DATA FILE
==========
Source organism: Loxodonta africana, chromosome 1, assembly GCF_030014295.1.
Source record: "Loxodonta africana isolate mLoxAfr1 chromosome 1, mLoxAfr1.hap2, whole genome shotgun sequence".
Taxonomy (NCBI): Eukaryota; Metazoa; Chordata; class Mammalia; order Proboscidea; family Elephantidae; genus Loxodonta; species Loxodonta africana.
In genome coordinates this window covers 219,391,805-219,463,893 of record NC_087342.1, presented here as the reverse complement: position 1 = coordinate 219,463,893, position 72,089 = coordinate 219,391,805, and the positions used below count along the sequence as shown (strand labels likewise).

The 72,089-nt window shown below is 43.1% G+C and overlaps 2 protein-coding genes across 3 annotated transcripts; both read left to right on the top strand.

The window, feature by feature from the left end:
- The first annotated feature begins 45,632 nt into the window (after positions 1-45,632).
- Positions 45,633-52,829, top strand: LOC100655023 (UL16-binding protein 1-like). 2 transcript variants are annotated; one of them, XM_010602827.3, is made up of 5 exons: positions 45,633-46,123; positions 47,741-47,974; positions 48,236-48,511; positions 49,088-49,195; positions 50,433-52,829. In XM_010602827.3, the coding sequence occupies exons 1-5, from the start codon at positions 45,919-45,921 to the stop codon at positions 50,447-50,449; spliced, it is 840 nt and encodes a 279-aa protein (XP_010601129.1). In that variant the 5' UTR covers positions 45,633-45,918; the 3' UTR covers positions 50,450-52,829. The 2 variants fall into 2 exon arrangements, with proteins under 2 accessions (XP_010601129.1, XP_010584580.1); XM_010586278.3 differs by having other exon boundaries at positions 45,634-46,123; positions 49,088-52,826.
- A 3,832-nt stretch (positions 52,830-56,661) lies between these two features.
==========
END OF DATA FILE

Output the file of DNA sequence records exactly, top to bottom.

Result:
Source organism: Loxodonta africana, chromosome 1, assembly GCF_030014295.1.
Source record: "Loxodonta africana isolate mLoxAfr1 chromosome 1, mLoxAfr1.hap2, whole genome shotgun sequence".
Taxonomy (NCBI): Eukaryota; Metazoa; Chordata; class Mammalia; order Proboscidea; family Elephantidae; genus Loxodonta; species Loxodonta africana.
In genome coordinates this window covers 219,391,805-219,463,893 of record NC_087342.1, presented here as the reverse complement: position 1 = coordinate 219,463,893, position 72,089 = coordinate 219,391,805, and the positions used below count along the sequence as shown (strand labels likewise).

The 72,089-nt window shown below is 43.1% G+C and overlaps 2 protein-coding genes across 3 annotated transcripts; both read left to right on the top strand.

The window, feature by feature from the left end:
- The first annotated feature begins 45,632 nt into the window (after positions 1-45,632).
- Positions 45,633-52,829, top strand: LOC100655023 (UL16-binding protein 1-like). 2 transcript variants are annotated; one of them, XM_010602827.3, is made up of 5 exons: positions 45,633-46,123; positions 47,741-47,974; positions 48,236-48,511; positions 49,088-49,195; positions 50,433-52,829. In XM_010602827.3, the coding sequence occupies exons 1-5, from the start codon at positions 45,919-45,921 to the stop codon at positions 50,447-50,449; spliced, it is 840 nt and encodes a 279-aa protein (XP_010601129.1). In that variant the 5' UTR covers positions 45,633-45,918; the 3' UTR covers positions 50,450-52,829. The 2 variants fall into 2 exon arrangements, with proteins under 2 accessions (XP_010601129.1, XP_010584580.1); XM_010586278.3 differs by having other exon boundaries at positions 45,634-46,123; positions 49,088-52,826.
- A 3,832-nt stretch (positions 52,830-56,661) lies between these two features.